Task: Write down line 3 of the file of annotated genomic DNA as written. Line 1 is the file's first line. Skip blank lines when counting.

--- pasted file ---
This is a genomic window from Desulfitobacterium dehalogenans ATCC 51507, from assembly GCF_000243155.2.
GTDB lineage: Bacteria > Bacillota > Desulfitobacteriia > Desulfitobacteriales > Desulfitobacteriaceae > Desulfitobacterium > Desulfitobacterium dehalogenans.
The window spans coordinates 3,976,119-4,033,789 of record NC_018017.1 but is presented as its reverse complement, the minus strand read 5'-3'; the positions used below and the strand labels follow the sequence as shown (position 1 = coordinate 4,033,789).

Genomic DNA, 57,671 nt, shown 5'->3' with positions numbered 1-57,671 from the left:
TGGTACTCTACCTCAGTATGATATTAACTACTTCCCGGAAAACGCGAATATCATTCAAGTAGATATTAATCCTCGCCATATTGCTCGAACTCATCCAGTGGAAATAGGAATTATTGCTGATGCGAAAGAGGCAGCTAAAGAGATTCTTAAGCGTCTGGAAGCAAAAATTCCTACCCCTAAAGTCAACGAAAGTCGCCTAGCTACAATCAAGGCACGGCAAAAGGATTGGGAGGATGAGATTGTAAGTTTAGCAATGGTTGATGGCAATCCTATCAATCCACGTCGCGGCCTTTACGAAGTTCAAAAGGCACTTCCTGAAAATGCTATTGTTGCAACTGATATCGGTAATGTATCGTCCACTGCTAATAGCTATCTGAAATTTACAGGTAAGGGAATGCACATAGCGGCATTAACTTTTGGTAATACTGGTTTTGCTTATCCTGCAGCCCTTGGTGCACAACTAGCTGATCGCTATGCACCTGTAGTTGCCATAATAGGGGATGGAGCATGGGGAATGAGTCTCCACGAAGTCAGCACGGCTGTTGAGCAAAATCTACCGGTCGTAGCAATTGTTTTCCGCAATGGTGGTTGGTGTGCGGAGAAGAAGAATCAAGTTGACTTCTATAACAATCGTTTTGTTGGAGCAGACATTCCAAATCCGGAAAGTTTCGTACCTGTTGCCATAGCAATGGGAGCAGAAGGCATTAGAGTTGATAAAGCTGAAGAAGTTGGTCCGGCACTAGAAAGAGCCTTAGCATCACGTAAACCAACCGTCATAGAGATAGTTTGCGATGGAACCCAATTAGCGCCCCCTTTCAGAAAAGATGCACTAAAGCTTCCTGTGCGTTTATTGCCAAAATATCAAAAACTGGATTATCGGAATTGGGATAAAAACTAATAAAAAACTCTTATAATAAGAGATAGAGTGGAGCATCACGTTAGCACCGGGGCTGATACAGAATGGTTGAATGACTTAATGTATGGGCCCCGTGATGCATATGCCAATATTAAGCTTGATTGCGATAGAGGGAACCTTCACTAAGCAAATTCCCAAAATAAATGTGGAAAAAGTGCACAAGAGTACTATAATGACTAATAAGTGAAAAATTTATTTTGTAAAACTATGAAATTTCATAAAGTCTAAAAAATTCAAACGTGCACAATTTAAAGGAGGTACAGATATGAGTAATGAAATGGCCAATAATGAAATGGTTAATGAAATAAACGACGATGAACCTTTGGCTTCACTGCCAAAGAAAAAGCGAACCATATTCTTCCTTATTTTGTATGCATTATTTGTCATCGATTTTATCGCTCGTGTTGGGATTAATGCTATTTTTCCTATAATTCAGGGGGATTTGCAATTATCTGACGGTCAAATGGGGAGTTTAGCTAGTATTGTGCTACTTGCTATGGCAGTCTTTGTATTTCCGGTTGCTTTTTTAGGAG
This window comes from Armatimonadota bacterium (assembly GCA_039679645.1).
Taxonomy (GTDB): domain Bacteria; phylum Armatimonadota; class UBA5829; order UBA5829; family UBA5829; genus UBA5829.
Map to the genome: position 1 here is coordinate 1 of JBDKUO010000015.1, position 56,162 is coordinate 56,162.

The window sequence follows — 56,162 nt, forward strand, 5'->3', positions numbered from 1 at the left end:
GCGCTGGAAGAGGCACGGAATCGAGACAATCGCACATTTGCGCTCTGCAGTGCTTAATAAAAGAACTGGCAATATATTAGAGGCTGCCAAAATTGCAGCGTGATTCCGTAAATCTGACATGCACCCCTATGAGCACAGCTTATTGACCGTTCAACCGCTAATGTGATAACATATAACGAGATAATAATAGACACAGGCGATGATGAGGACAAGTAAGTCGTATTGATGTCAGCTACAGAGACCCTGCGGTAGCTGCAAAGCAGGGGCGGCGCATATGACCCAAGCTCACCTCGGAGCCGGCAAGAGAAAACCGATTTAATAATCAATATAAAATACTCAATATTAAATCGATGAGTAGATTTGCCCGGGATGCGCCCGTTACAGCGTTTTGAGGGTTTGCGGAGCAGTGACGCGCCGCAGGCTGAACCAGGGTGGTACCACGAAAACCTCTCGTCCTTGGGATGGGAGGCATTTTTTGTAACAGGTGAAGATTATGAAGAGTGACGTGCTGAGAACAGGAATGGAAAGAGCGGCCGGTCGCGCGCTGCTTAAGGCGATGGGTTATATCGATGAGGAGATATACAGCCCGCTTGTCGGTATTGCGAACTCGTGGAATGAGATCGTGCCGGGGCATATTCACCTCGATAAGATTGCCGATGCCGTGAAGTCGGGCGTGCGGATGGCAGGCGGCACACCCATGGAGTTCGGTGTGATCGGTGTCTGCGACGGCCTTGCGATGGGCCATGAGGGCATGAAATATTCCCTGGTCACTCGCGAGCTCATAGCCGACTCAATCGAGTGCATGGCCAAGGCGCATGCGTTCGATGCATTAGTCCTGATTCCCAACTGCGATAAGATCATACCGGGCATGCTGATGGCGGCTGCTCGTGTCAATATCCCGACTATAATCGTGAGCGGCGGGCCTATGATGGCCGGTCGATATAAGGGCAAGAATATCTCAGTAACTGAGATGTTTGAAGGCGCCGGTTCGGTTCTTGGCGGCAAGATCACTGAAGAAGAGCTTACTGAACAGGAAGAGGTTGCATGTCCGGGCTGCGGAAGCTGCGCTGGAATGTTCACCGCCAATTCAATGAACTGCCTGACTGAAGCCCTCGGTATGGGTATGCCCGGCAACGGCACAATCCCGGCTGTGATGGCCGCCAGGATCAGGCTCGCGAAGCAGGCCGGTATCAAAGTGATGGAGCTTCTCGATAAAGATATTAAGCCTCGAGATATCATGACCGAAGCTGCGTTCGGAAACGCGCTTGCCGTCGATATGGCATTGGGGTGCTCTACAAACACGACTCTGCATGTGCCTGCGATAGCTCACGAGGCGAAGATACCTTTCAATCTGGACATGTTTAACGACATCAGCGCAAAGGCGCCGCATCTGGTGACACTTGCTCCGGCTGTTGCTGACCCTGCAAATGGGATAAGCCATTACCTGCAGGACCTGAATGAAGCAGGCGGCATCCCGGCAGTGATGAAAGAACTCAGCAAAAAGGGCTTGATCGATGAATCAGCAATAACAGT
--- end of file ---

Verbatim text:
The window spans coordinates 3,976,119-4,033,789 of record NC_018017.1 but is presented as its reverse complement, the minus strand read 5'-3'; the positions used below and the strand labels follow the sequence as shown (position 1 = coordinate 4,033,789).